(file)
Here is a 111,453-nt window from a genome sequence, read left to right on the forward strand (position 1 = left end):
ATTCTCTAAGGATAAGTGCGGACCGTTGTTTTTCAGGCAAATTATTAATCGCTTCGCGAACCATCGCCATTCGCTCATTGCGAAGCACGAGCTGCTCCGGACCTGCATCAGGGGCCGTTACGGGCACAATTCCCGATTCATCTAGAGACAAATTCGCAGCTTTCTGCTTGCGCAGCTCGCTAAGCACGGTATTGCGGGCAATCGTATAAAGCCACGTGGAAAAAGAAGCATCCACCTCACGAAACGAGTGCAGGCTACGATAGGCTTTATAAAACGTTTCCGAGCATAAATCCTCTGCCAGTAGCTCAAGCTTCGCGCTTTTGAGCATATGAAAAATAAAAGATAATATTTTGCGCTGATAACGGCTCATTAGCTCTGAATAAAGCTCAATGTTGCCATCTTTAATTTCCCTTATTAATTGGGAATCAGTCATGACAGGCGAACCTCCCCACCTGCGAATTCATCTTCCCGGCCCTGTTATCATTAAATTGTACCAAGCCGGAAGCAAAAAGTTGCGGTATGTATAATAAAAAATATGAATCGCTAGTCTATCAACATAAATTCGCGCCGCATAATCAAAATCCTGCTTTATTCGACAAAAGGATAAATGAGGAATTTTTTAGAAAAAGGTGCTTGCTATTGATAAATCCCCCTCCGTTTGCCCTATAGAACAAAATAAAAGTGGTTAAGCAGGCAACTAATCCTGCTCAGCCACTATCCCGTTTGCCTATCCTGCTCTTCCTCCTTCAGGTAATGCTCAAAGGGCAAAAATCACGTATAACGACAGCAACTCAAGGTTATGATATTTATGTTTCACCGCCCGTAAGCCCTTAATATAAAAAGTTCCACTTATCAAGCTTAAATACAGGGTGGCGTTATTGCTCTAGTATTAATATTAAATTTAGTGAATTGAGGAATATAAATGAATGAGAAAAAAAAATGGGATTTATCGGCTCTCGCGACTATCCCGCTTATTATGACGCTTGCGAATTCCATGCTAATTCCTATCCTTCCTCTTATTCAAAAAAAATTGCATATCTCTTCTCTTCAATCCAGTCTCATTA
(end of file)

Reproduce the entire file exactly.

Here is a 111,453-nt window from a genome sequence, read left to right on the forward strand (position 1 = left end):
ATTCTCTAAGGATAAGTGCGGACCGTTGTTTTTCAGGCAAATTATTAATCGCTTCGCGAACCATCGCCATTCGCTCATTGCGAAGCACGAGCTGCTCCGGACCTGCATCAGGGGCCGTTACGGGCACAATTCCCGATTCATCTAGAGACAAATTCGCAGCTTTCTGCTTGCGCAGCTCGCTAAGCACGGTATTGCGGGCAATCGTATAAAGCCACGTGGAAAAAGAAGCATCCACCTCACGAAACGAGTGCAGGCTACGATAGGCTTTATAAAACGTTTCCGAGCATAAATCCTCTGCCAGTAGCTCAAGCTTCGCGCTTTTGAGCATATGAAAAATAAAAGATAATATTTTGCGCTGATAACGGCTCATTAGCTCTGAATAAAGCTCAATGTTGCCATCTTTAATTTCCCTTATTAATTGGGAATCAGTCATGACAGGCGAACCTCCCCACCTGCGAATTCATCTTCCCGGCCCTGTTATCATTAAATTGTACCAAGCCGGAAGCAAAAAGTTGCGGTATGTATAATAAAAAATATGAATCGCTAGTCTATCAACATAAATTCGCGCCGCATAATCAAAATCCTGCTTTATTCGACAAAAGGATAAATGAGGAATTTTTTAGAAAAAGGTGCTTGCTATTGATAAATCCCCCTCCGTTTGCCCTATAGAACAAAATAAAAGTGGTTAAGCAGGCAACTAATCCTGCTCAGCCACTATCCCGTTTGCCTATCCTGCTCTTCCTCCTTCAGGTAATGCTCAAAGGGCAAAAATCACGTATAACGACAGCAACTCAAGGTTATGATATTTATGTTTCACCGCCCGTAAGCCCTTAATATAAAAAGTTCCACTTATCAAGCTTAAATACAGGGTGGCGTTATTGCTCTAGTATTAATATTAAATTTAGTGAATTGAGGAATATAAATGAATGAGAAAAAAAAATGGGATTTATCGGCTCTCGCGACTATCCCGCTTATTATGACGCTTGCGAATTCCATGCTAATTCCTATCCTTCCTCTTATTCAAAAAAAATTGCATATCTCTTCTCTTCAATCCAGTCTCATTA